Building better 'bots

At Baltimore Convention Center, student-built robots will be put through their paces

March 12, 2010|By Mary Carole McCauley | mary.mccauley@baltsun.com | Baltimore Sun reporter

There's nothing even vaguely woolly about the 3-foot-long, 16-inch-high, blue-and-black contraption known as The Electric Sheep.

Though it scoots about on four wheels, it can "kick" a ball by ejecting a forceful blast of air. It can maneuver through a low tunnel and transform itself into a ramp on which other vehicles can climb. The machine can even "think" for itself for brief periods, with an on-board camera that orients toward one of four goals on the playing field.

The Sheep is amazingly cool, and it was designed, built and operated by 10 students at Baltimore's Digital Harbor High School. The robot, essentially a plywood platform on wheels, will go up against almost 50 other 'bots from the Mid-Atlantic region this weekend in the eighth annual FIRST Robotics regional competition at the Baltimore Convention Center.

(The robot's name is a nod to Philip K. Dick's classic sci-fi novel, "Do Androids Dream of Electric Sheep?")

"Every year, we learn more, and every year, our team gets stronger," says Jamaal Barnes, 18. "In 2008, the first year we entered, we were happy we could drive our robot around with a remote. Last year, we added a mechanism to pick up balls. This year, we added air power. Hopefully, it will be able to kick the ball through the goal."

More than 1,000 students from 10 states are expected to take part in the contest, which was founded in 1989 by Dean Kamen, who invented the Segway personal transporter. The event is a round-robin of 2 1/2-minute games that are based, very loosely, on soccer - except that, unlike the robots, soccer players don't typically hoist themselves up vertical towers and hang there for the last 20 seconds of playing time.

Contest organizers think that team-building skills are as important, and as tricky, as robot-building, so the contest requires and rewards cooperation among schools.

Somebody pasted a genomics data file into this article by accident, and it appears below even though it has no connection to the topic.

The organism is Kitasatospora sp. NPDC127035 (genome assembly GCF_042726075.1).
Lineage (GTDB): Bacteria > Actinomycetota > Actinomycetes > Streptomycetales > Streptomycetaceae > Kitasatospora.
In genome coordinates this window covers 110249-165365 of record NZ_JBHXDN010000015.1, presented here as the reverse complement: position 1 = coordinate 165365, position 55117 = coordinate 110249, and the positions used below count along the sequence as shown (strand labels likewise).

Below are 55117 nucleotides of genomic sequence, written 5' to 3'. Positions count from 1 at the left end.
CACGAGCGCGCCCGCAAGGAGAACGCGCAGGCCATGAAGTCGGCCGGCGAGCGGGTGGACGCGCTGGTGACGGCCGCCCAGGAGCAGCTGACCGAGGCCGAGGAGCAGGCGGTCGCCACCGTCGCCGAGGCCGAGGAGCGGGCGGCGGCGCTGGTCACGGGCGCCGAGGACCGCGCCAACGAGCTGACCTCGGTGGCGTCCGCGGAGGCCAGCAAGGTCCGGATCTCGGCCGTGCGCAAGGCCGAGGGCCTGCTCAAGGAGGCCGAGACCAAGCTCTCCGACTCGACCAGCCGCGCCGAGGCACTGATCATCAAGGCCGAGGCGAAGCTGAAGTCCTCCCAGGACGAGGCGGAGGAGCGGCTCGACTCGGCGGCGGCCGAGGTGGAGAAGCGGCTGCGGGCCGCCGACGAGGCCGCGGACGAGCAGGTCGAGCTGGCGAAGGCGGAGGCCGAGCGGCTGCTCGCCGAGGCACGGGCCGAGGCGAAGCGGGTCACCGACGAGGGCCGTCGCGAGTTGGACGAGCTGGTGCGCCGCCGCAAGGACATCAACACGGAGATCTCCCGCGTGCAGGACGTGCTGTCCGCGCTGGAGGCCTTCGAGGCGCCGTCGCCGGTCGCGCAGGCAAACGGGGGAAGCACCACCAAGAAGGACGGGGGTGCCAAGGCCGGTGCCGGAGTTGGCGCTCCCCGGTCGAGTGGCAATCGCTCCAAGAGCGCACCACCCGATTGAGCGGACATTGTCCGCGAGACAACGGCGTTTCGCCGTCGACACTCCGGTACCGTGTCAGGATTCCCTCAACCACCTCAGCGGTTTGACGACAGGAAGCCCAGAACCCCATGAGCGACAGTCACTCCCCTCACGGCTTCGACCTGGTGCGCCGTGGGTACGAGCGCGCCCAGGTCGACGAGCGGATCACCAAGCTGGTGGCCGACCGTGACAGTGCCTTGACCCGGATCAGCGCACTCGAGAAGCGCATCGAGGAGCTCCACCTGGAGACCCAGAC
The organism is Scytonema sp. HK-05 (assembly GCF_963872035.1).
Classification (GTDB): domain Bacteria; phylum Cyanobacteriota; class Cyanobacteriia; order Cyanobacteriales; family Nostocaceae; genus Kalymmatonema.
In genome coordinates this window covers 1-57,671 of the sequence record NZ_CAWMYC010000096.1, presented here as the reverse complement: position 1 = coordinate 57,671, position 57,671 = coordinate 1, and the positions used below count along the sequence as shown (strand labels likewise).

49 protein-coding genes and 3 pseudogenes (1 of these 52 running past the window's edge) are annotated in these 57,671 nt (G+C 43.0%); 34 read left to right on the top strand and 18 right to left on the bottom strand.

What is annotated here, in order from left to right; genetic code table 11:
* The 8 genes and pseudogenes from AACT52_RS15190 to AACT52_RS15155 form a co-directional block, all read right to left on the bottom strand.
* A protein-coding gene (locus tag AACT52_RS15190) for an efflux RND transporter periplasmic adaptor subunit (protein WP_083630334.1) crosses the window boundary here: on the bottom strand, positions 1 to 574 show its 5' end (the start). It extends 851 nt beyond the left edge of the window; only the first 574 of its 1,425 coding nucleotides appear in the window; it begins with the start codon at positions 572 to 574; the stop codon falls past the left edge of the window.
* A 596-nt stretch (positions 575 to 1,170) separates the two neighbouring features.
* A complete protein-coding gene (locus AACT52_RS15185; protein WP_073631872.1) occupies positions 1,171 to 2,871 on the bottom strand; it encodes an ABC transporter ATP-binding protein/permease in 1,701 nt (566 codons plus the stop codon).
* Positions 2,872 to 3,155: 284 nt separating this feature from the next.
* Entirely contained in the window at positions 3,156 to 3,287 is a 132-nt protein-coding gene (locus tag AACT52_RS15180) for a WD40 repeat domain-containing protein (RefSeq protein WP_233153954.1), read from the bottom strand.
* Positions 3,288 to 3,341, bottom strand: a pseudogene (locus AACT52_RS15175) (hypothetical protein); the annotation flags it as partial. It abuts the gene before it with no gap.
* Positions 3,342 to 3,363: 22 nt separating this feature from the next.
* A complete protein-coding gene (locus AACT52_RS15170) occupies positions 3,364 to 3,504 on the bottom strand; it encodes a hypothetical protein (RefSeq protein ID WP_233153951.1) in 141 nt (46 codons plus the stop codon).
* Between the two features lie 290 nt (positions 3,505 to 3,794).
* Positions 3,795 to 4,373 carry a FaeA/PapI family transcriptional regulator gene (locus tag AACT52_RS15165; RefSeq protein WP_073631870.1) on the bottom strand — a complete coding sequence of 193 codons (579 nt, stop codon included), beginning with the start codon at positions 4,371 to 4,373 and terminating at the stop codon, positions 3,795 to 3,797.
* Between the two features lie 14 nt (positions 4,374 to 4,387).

The eight highest-scoring teams each select two other schools to be part of their "alliance." The three-school alliance that has the most points at the end of the competition advances to the national championships in April in Atlanta, along with the schools winning each of the three top individual awards given for engineering skill, for the best rookie effort, and for putting together an alliance that capitalizes on the strengths of their sister-schools.

"We're not just trying to teach students to build better robots," says Kevin Boone, one of two faculty mentors from Digital Harbor High School. "We're also trying to build better kids. It's refreshing to see students not just doing rote memorization, but actually taking a real-life problem and solving it and making it work. It gave me a perspective of how much these kids are capable of."

Team members have been meeting every day after school ever since Jan. 9, when this year's challenge - designing a ball-kicking robot - was announced.

"We spent more than a week just drawing the robot on paper," says Mike Yates, 17. "The designs in your head always are flawless. Then you actually try them out, and you realize there's no way they're going to work, and you have to start all over again."

Once the robot was designed, Chris Kay, 18, and Lougene Almojuela, 19, took the lead on building the machine. Jamaal Barnes and Brian Eggleston, 17, were in charge of writing code.

Lougene's younger sister, Marie Almojuela, 18, and Kelsie Hall, 17, are the official team boosters. They procured and passed out Electric Sheep buttons to drum up support for the inventors, and made sure the T-shirt design was something that team members would actually want to wear. And Yates?

He did everything.

"The robotics team is kind of like all I do," he says. "This is my life."

If you go
The eighth annual FIRST Robotics Chesapeake Regional Competition will be held from 9 a.m. to 5 p.m. today and Saturday at the Baltimore Convention Center, 1 W. Pratt St., Hall A. Admission: free. For information, go to www.chesapeakefirst.org.

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